How to Protect Yourself: Overpayment Scams
Source: The Florida Attorney General
The Attorney General's Office has received numerous complaints from consumers across the state reporting multiple variations on an overpayment scam. In this scheme, a thief selects the victim after browsing through classified ads for a car or other large-ticket item offered for sale. The thief pretends to be an interested buyer from out of town and sends payment in the form of a cashier's check, money order or personal check. The payment typically arrives in an amount greater than the purchase price.
The Attorney General's Office offers the following tips to avoid falling prey to this scam:
- Know who you are dealing with. Independently confirm the buyer's name, address and telephone number. Keep in mind that most legitimate buyers would want to see a car before buying it.
- Never accept payment for more than the purchase price of the item, no matter how tempting. Never wire money to the buyer or a third party at the buyer's request. If the buyer insists that you wire back funds, end the transaction immediately – legitimate buyers won't pressure you to send money.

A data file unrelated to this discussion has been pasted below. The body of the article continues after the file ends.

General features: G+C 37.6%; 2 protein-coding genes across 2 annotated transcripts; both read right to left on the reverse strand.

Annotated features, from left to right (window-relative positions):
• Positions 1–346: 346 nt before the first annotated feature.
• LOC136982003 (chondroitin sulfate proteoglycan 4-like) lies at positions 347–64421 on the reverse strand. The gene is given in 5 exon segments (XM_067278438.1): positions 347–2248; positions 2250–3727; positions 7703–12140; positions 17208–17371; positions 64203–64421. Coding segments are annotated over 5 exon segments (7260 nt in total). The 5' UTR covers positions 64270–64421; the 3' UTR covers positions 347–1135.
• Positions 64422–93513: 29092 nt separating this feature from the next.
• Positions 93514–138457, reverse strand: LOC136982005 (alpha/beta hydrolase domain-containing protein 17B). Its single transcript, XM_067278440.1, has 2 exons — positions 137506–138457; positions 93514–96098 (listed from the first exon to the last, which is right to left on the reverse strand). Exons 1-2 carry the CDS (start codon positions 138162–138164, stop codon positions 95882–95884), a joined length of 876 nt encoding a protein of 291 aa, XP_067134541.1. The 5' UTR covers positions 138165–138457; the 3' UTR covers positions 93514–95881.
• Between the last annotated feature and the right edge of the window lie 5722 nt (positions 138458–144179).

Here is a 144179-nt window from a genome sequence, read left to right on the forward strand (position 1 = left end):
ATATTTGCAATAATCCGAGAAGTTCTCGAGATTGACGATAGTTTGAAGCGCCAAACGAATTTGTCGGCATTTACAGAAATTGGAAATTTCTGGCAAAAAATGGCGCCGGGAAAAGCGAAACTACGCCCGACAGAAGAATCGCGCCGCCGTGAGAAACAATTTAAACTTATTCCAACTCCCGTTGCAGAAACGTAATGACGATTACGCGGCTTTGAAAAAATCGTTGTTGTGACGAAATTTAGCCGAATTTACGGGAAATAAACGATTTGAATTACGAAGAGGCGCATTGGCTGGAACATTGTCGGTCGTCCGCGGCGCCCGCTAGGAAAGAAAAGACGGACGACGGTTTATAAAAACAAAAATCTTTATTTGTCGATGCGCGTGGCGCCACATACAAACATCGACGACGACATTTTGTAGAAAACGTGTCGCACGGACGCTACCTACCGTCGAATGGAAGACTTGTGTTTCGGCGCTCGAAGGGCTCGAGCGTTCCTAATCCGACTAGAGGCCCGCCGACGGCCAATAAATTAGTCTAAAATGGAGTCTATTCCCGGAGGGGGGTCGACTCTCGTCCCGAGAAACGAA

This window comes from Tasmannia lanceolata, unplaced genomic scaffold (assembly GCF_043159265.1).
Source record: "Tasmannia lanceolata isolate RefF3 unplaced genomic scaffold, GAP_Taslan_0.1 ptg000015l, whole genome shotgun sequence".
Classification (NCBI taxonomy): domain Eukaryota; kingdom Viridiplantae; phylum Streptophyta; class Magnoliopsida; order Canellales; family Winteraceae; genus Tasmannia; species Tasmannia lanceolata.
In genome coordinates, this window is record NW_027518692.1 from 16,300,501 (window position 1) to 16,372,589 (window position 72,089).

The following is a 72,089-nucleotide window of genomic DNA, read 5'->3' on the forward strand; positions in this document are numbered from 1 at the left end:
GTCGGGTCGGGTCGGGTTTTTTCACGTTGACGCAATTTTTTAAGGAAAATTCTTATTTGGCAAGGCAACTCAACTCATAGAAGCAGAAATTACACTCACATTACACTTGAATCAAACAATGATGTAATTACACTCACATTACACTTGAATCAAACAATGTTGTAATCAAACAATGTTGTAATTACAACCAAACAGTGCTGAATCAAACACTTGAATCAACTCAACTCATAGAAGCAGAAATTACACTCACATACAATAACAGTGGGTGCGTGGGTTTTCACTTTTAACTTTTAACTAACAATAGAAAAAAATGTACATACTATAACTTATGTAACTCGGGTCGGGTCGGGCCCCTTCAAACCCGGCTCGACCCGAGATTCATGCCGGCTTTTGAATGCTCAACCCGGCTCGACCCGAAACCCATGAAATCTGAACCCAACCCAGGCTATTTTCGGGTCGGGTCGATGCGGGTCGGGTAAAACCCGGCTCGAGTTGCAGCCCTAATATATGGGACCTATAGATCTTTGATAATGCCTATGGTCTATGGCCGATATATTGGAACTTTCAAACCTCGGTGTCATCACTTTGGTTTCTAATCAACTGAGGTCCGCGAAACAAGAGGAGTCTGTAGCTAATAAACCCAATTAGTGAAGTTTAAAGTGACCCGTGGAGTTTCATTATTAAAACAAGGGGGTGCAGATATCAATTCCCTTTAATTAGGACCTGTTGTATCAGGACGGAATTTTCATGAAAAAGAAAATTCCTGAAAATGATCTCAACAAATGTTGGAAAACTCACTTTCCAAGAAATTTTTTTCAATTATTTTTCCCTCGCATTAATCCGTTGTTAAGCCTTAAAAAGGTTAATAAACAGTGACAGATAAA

- If possible, accept only cash. If you do accept a check for payment, do not turn over the car until you verify that the check has cleared the issuing bank.
- Request a check drawn on a local bank or a bank with a local branch, which allows you to make a personal visit to make sure the check is valid. If you cannot get a check from a local bank, call the bank where the check originated and ask if it is valid. Get the bank's phone number from directory assistance or an internet site you know and trust, not from the person who gave you the check.
- Resist any pressure to "act now" If the buyer's offer is good now, it should still be good after the check clears the issuing bank.